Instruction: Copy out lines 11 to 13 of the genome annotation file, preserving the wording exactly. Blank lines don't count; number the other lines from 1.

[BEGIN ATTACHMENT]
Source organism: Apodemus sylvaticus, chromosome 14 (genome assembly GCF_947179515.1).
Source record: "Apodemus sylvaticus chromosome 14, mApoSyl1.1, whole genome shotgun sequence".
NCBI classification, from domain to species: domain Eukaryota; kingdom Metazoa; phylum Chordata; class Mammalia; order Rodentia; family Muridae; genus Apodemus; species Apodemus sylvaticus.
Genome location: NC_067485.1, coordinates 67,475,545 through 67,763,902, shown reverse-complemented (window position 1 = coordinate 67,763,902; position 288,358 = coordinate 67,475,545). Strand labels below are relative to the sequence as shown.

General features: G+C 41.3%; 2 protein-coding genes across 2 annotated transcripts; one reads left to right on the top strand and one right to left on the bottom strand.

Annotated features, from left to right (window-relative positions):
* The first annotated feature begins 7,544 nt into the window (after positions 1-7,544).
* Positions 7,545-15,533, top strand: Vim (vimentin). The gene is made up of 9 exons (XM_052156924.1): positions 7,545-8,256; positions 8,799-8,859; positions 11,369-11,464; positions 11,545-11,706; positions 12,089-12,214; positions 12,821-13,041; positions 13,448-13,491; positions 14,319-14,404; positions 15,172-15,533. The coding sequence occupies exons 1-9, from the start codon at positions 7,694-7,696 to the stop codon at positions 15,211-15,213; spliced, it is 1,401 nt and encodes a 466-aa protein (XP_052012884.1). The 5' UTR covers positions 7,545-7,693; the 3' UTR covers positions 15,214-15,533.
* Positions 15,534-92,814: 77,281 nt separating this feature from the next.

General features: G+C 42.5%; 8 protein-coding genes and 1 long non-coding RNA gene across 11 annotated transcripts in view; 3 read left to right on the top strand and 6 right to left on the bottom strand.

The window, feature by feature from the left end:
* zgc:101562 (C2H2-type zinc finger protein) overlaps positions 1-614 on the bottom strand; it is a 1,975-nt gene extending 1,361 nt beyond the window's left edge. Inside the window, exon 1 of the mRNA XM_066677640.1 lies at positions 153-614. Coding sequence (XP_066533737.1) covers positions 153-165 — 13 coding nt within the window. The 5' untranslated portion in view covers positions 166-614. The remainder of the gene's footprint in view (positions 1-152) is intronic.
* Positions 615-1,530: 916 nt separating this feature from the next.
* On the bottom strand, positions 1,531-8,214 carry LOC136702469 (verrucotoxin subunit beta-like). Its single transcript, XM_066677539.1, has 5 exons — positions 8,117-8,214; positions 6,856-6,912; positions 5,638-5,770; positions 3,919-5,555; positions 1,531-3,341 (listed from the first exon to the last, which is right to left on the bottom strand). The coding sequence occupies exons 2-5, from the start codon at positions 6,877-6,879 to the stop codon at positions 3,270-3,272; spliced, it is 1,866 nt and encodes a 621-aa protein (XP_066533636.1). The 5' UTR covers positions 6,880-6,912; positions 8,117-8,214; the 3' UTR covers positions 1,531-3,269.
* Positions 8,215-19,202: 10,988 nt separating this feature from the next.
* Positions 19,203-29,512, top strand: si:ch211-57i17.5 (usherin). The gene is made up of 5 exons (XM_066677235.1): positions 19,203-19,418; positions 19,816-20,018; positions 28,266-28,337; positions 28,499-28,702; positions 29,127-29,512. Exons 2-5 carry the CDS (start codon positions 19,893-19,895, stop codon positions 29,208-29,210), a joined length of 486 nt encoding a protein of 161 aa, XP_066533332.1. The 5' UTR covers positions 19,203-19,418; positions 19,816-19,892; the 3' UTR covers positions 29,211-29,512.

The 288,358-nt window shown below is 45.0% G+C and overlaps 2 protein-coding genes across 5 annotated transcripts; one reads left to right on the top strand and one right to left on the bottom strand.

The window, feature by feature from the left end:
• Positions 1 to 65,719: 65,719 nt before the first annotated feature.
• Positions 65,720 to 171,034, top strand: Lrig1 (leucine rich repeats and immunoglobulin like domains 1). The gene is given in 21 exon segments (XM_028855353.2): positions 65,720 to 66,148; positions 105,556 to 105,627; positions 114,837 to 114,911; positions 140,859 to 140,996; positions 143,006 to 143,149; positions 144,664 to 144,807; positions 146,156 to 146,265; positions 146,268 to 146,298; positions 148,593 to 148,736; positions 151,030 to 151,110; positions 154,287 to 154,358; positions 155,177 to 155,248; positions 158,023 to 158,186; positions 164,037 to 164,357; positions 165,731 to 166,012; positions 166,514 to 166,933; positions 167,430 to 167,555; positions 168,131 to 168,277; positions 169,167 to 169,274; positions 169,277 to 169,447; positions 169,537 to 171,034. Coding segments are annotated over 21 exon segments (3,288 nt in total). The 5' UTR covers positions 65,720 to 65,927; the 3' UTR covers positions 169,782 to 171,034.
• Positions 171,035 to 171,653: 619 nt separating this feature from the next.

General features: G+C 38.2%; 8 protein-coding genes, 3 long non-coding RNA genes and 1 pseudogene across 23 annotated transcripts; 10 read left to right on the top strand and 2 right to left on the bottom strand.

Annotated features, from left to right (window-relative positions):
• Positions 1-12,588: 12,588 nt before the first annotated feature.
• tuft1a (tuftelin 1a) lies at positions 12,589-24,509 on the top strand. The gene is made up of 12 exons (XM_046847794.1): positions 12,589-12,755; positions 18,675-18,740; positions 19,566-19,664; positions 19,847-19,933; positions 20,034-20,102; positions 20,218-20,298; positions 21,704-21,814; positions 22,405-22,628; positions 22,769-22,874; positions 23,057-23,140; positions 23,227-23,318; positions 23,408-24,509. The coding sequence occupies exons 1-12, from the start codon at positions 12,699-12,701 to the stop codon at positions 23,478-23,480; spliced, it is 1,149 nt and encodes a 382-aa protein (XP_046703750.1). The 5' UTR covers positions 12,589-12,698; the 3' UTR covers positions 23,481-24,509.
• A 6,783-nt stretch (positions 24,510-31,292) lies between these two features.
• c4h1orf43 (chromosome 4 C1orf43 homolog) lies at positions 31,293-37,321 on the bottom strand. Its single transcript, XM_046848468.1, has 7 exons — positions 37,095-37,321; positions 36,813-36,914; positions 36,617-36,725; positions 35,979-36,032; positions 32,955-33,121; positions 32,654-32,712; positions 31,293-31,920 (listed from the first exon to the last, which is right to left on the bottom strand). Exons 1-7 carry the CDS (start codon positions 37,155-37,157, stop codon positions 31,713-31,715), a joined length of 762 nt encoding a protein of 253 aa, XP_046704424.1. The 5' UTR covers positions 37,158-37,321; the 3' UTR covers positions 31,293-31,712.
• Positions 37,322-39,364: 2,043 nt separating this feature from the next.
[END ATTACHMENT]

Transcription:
The window, feature by feature from the left end:
* zgc:101562 (C2H2-type zinc finger protein) overlaps positions 1-614 on the bottom strand; it is a 1,975-nt gene extending 1,361 nt beyond the window's left edge. Inside the window, exon 1 of the mRNA XM_066677640.1 lies at positions 153-614. Coding sequence (XP_066533737.1) covers positions 153-165 — 13 coding nt within the window. The 5' untranslated portion in view covers positions 166-614. The remainder of the gene's footprint in view (positions 1-152) is intronic.
* Positions 615-1,530: 916 nt separating this feature from the next.